Construction of the plant is nearly complete, and the next 18 months will be spent installing the reactor components, running tests, and loading the fuel before the reactors go critical in November 2017, said Zhang Zuoyi, director of the Institute of Nuclear and New Energy Technology, a division of Tsinghua University that has developed the technology over the last decade and a half, in an interview at the institute’s campus 30 miles south of Beijing. If it’s successful, Shandong plant would generate a total of 210 megawatts and will be followed by a 600-megawatt facility in Jiangxi province. Beyond that, China plans to sell these reactors internationally; in January, Chinese president Xi Jinping signed an agreement with King Salman bin Abdulaziz to construct a high-temperature gas-cooled reactor in Saudi Arabia.
“This technology is going to be on the world market within the next five years,” Zhang predicts. “We are developing these reactors to belong to the world.”
Pebble-bed reactors that use helium gas as the heat transfer medium and run at very high temperatures—up to 950 °C—have been in development for decades. The Chinese reactor is based on a design originally developed in Germany, and the German company SGL Group is supplying the billiard-ball-size graphite spheres that encase thousands of tiny “pebbles” of uranium fuel. Seven high-temperature gas-cooled reactors have been built, but only two units remain in operation, both relatively small: an experimental 10-megawatt pebble-bed reactor at the Tsinghua Institute campus, which reached full power in 2003, and a similar reactor in Japan.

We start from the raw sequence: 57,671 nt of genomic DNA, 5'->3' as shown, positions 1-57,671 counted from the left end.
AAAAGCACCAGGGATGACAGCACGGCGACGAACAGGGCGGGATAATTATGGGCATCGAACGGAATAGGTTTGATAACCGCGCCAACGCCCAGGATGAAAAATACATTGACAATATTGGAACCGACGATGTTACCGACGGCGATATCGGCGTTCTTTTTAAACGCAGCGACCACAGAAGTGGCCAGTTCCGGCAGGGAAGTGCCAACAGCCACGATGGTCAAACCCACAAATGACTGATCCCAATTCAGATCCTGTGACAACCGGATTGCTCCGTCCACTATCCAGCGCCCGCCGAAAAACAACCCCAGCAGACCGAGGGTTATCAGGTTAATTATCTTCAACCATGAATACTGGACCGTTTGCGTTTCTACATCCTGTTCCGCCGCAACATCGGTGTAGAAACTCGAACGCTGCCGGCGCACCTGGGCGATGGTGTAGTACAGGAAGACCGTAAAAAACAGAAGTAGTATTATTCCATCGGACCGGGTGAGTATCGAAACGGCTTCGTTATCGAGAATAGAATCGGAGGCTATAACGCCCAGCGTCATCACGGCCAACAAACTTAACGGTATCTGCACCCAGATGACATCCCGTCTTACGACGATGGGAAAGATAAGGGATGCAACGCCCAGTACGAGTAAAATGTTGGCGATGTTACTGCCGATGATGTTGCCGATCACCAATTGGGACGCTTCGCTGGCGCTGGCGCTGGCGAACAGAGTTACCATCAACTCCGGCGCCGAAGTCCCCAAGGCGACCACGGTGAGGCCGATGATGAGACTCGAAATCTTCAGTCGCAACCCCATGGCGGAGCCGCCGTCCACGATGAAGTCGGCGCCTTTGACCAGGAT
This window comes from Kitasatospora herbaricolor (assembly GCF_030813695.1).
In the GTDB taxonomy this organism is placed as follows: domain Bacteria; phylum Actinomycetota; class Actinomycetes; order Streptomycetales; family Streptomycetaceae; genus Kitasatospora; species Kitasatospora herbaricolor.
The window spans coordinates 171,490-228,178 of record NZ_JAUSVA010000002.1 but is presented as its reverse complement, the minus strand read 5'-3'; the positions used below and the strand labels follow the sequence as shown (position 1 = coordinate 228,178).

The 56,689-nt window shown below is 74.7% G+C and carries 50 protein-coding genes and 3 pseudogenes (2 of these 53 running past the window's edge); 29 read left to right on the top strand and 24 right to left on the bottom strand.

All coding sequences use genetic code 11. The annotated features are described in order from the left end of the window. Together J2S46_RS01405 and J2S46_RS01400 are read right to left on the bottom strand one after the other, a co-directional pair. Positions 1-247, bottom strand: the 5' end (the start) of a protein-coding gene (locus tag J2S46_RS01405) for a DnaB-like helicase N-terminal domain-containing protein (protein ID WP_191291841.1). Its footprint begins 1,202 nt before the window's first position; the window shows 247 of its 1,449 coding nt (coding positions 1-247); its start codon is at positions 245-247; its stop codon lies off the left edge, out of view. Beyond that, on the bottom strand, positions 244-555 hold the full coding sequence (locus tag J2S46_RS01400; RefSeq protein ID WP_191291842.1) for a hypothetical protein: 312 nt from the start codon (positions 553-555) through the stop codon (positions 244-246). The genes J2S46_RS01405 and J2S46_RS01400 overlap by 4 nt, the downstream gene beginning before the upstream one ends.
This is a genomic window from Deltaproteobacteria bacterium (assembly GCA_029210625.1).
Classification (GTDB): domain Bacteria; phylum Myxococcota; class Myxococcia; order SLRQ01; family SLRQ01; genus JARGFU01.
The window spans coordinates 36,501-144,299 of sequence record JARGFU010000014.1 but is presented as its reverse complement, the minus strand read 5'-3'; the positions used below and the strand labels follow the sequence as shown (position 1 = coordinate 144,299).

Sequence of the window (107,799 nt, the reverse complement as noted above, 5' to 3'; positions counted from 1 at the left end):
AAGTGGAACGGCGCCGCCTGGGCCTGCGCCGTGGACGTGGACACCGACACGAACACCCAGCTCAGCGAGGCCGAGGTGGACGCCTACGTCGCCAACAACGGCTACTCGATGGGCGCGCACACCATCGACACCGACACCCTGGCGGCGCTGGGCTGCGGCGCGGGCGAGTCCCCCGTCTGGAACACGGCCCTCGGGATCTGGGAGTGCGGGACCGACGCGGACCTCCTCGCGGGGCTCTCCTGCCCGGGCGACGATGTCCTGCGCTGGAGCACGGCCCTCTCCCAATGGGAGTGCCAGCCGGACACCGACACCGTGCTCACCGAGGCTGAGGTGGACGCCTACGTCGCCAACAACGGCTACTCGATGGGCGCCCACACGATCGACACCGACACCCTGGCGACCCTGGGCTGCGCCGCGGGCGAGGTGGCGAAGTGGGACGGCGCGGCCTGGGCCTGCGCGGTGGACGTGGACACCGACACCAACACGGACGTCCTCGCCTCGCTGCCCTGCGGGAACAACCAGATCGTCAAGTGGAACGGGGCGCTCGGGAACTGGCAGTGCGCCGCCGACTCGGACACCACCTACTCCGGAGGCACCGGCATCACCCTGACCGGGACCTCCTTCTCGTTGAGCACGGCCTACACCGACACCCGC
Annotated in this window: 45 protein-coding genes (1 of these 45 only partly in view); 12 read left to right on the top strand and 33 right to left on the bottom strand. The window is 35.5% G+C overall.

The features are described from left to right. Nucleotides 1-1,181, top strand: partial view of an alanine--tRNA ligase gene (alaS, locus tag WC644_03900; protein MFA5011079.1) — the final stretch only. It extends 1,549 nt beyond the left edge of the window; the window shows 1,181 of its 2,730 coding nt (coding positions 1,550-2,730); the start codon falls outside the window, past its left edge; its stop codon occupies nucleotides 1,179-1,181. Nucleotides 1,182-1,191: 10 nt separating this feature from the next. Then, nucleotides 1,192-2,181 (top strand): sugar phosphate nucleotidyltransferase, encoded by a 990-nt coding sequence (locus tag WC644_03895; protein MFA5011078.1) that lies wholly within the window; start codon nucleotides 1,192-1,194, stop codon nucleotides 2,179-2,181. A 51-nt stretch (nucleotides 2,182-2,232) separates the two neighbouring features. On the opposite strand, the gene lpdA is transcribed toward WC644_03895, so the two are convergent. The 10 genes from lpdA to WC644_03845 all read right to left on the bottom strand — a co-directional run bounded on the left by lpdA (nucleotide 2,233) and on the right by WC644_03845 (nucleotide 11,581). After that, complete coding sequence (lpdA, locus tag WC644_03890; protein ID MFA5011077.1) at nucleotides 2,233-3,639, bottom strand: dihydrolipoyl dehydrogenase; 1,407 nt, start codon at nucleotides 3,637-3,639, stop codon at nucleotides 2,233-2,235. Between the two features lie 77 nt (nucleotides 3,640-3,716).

Regardless of the cost, China needs to import fossil fuels. From a national security perspective that’s a problem. Despite the fact the pace of growth is moderating the requirement the country is going to have for energy means they have little choice but to fund any and every potential technology to supply their market. Nuclear is a big part of that and China is now the largest test bed for new reactor designs in the world. They will inevitably seek to capitalise on that investment and China is going to be a major competitor in the construction of nuclear reactors globally.
We’ve written about pebble bed reactors for over six years so it is exciting that the first utility scale version will be up and running by next year. Looking further out Bill Gates backed, TerraPower’s, travelling wave design which runs on depleted uranium (nuclear waste) claims to be up to 50 times more efficient than conventional reactors. The safety features of all generation IV designs are something that many consumers appear to still be unaware of not least because US and European regulatory authorities are so wedded to outdated permissioning. That’s a big part of the reason TerraPower’s first reactor is also going to be built in China.
In the last week there were also headlines focusing on the progress made with developing fusion technology both in Germany and China. Fusion is the real prize in what is an emerging golden age for nuclear technology but we can consider that to be more like generation VI rather than the generation IV designs that are getting built right now.Back to top